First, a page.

For example in many Third World countries, such as Ethiopia and Bangladesh, it is women who are in charge of managing natural resources in the home including collecting drinking water and firewood. When natural disasters such as drought (in the case of Ethiopia) or floods (in the case of Bangladesh) occur, women have to work harder to find these resources. This often means that girls will leave school to help their mothers. In some cases, they may completely take over responsibility for the home so their mothers can go out to work and compensate for the impacts of crop destruction on their income. This is just one of the many ways in which women suffer from environmental degradation.

Regardless of your school of feminism, the reality is that women are suffering as a result of the depletion of our planet’s natural resources. It is high time that the systems which harm both women and our planet be interrogated and – eventually – deconstructed entirely.


Photo by Cintia Barenho on Flickr


Browse more stories below or sign up to our newsletter to receive our top news straight to your inbox!

Sexism wins gold at the 2020 Olympic Games

Gymnast Suni Lee amazed the world when she won the all-around gold medal with lash extensions and a set of acrylic nails applied. The fact that she completed a gold-medal routine without even so much as breaking a nail is insanely impressive in itself, but we must think critically about the society we live in, in which a world class athlete felt it necessary to compete with these additional obstacles in the name of appealing to the unattainable beauty standard expected of women.

Portraying women in the media

So why does one-dimensional coverage of women in media matter? Newspapers and magazines inform people’s views and opinions. It affects how we as society see women unconsciously. When the media furthers the perception of women as sex objects, that has knock-on consequences throughout society.

Empowering women through female rap music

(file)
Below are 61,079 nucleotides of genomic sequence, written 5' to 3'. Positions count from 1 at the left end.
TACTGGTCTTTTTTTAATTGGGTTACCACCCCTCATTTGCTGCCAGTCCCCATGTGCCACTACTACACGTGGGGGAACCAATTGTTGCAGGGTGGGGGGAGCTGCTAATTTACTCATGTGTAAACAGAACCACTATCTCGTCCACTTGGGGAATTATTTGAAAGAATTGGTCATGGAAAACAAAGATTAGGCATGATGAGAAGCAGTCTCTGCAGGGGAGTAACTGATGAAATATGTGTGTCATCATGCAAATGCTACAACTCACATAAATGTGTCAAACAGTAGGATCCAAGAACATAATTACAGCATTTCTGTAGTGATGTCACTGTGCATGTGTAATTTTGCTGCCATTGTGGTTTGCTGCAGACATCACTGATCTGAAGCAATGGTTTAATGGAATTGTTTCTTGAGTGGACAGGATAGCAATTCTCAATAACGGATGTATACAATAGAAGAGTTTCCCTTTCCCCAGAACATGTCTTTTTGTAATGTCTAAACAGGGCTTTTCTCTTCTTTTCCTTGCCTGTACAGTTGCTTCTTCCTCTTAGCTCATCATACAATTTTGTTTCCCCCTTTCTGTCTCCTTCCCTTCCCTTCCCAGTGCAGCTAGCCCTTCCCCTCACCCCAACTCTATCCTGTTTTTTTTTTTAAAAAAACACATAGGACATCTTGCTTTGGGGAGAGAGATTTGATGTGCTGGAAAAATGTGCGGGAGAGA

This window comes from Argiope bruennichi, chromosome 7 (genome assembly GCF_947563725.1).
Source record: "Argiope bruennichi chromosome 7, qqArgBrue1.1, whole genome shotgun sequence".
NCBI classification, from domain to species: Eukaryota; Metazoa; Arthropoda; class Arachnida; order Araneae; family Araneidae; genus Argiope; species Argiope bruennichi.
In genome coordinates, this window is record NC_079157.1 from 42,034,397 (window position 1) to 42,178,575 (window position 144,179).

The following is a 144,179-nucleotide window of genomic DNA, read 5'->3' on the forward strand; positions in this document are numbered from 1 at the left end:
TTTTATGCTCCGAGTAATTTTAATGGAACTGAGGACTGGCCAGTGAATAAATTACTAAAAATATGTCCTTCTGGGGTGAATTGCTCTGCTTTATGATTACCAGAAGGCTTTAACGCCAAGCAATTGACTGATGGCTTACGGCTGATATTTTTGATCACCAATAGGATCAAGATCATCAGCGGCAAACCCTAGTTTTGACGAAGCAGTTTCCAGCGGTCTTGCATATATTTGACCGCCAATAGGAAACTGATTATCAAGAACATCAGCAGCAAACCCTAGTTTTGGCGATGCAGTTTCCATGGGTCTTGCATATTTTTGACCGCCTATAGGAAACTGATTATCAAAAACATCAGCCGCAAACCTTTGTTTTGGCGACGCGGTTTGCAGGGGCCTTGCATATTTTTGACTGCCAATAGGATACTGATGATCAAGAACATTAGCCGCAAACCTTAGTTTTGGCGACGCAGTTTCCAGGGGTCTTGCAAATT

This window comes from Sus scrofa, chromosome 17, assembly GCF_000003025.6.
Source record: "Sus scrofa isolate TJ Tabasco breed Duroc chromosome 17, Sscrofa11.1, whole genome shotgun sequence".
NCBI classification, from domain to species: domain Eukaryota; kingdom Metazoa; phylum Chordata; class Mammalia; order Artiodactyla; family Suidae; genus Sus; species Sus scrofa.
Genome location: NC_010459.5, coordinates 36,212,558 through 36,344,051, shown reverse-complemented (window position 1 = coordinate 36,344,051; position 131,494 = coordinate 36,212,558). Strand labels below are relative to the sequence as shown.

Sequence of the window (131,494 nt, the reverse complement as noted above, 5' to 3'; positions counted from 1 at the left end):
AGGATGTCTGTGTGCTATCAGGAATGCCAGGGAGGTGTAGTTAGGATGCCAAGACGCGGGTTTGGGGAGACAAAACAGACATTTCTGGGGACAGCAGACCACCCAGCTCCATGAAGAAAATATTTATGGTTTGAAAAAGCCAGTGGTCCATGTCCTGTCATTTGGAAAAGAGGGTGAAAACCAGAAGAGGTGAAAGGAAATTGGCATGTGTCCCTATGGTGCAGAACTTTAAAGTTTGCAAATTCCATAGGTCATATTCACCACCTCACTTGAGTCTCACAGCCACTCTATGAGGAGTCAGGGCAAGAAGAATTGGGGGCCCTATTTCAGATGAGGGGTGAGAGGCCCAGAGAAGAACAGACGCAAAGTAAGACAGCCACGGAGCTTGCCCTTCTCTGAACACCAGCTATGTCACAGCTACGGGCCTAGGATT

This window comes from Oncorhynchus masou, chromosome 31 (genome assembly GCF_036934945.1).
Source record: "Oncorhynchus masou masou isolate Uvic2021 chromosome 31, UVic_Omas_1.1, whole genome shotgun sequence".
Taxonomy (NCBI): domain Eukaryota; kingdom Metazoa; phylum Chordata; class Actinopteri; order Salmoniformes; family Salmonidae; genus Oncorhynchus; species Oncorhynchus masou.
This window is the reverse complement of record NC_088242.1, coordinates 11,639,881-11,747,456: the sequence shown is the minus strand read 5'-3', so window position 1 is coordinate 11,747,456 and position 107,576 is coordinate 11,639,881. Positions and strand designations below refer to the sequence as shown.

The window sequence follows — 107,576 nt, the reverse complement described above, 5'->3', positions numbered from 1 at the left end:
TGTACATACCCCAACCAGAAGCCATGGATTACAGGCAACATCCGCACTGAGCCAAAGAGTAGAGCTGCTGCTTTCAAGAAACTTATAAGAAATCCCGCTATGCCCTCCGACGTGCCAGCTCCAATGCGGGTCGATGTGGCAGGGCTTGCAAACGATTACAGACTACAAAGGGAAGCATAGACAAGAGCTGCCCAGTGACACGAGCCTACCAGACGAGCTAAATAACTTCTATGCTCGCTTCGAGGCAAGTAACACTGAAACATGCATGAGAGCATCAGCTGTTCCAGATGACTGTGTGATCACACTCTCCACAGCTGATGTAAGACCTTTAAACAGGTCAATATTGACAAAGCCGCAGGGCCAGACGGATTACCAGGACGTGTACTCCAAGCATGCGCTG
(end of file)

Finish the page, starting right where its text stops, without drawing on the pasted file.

The recent increase in the popularity of female rap through platforms such as Tiktok has led listeners to view the music as both empowering and progressive. However, many still argue that the sexual and arguably aggressive lyrics of women in the industry further perpetuate the misogynistic connotations of hip-hop. Regardless of the stance that one may take on the topic, it seems as though there is an undeniable depth to our beloved hot girl summer anthems.

How domestic abuse scares its victims into silence

“I became a Zumba instructor. I travelled half of Europe with my kids. My daughters are free to live without a verbally and physically abusive father. All I can say is that I am grateful to Ireland and the people who supported me through that difficult time.”

The power of small

It is undeniable that sexual assault and rape are seriously pressing and important global issues. However, in the search for solutions, we tend to jump to the biggest problem solver – how can the law be reformed to better protect victims? Sometimes though, smaller actions can have a very worthwhile and instrumental effect.

We need to do better if we are to protect girls

The real conversation lies in asking ourselves why altering our appearance has become so normalised and readily-available as a cosmetic service. When and why did our natural faces with textured skin and varied features become undesirable and “ugly”?

Share This